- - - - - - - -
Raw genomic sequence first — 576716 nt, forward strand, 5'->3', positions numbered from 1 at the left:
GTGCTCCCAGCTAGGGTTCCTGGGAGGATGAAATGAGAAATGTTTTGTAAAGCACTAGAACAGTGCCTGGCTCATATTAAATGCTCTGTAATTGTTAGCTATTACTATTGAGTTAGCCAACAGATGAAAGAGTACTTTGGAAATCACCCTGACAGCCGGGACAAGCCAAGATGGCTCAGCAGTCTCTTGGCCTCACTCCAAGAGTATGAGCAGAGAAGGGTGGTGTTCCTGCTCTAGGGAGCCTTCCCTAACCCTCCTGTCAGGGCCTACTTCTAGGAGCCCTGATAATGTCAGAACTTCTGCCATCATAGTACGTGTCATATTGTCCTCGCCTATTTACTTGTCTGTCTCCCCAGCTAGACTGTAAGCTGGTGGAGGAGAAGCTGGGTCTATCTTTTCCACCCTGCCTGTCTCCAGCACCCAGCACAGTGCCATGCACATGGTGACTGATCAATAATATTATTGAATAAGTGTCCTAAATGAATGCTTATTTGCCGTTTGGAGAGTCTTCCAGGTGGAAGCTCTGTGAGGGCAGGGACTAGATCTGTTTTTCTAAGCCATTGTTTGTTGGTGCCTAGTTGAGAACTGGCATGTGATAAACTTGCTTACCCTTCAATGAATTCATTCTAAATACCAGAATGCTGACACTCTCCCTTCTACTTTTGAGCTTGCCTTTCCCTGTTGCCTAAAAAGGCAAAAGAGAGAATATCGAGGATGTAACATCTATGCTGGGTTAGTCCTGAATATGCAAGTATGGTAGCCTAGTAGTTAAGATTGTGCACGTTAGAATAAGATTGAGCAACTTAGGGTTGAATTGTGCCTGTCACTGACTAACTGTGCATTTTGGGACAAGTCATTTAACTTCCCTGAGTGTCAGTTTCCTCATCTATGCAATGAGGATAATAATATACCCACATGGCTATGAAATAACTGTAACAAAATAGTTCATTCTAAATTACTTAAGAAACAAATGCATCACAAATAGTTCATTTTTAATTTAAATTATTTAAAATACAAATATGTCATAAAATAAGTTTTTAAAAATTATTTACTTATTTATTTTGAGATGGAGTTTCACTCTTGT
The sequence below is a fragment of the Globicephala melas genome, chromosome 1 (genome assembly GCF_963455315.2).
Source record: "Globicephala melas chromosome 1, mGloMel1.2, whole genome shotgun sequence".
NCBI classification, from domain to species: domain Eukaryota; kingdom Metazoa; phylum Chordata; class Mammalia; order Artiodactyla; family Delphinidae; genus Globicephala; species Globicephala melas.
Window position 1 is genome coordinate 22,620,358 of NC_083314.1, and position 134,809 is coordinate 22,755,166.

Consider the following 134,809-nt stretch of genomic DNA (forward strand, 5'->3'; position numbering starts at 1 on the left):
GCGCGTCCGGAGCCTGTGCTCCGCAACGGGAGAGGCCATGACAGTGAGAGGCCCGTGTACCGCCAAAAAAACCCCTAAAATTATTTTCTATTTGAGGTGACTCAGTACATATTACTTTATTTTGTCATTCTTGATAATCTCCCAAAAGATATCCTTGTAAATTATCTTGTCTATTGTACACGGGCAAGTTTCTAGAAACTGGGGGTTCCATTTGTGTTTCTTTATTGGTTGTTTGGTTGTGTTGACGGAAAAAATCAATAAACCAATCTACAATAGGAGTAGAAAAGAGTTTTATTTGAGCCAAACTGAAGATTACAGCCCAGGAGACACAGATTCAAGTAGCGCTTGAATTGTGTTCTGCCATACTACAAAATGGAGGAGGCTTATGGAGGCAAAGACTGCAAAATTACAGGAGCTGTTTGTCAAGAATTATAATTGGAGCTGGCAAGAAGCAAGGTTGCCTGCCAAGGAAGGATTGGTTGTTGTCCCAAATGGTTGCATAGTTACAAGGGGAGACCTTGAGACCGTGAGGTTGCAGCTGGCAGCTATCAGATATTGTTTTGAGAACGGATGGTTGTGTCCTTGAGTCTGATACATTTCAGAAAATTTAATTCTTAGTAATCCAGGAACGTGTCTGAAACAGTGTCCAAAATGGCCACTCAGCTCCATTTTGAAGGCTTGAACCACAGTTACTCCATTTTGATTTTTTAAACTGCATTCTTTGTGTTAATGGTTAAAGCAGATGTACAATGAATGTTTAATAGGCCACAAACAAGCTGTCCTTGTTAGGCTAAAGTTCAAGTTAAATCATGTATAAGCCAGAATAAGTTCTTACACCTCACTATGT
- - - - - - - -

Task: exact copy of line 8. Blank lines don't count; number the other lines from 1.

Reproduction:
GCGCGTCCGGAGCCTGTGCTCCGCAACGGGAGAGGCCATGACAGTGAGAGGCCCGTGTACCGCCAAAAAAACCCCTAAAATTATTTTCTATTTGAGGTGACTCAGTACATATTACTTTATTTTGTCATTCTTGATAATCTCCCAAAAGATATCCTTGTAAATTATCTTGTCTATTGTACACGGGCAAGTTTCTAGAAACTGGGGGTTCCATTTGTGTTTCTTTATTGGTTGTTTGGTTGTGTTGACGGAAAAAATCAATAAACCAATCTACAATAGGAGTAGAAAAGAGTTTTATTTGAGCCAAACTGAAGATTACAGCCCAGGAGACACAGATTCAAGTAGCGCTTGAATTGTGTTCTGCCATACTACAAAATGGAGGAGGCTTATGGAGGCAAAGACTGCAAAATTACAGGAGCTGTTTGTCAAGAATTATAATTGGAGCTGGCAAGAAGCAAGGTTGCCTGCCAAGGAAGGATTGGTTGTTGTCCCAAATGGTTGCATAGTTACAAGGGGAGACCTTGAGACCGTGAGGTTGCAGCTGGCAGCTATCAGATATTGTTTTGAGAACGGATGGTTGTGTCCTTGAGTCTGATACATTTCAGAAAATTTAATTCTTAGTAATCCAGGAACGTGTCTGAAACAGTGTCCAAAATGGCCACTCAGCTCCATTTTGAAGGCTTGAACCACAGTTACTCCATTTTGATTTTTTAAACTGCATTCTTTGTGTTAATGGTTAAAGCAGATGTACAATGAATGTTTAATAGGCCACAAACAAGCTGTCCTTGTTAGGCTAAAGTTCAAGTTAAATCATGTATAAGCCAGAATAAGTTCTTACACCTCACTATGT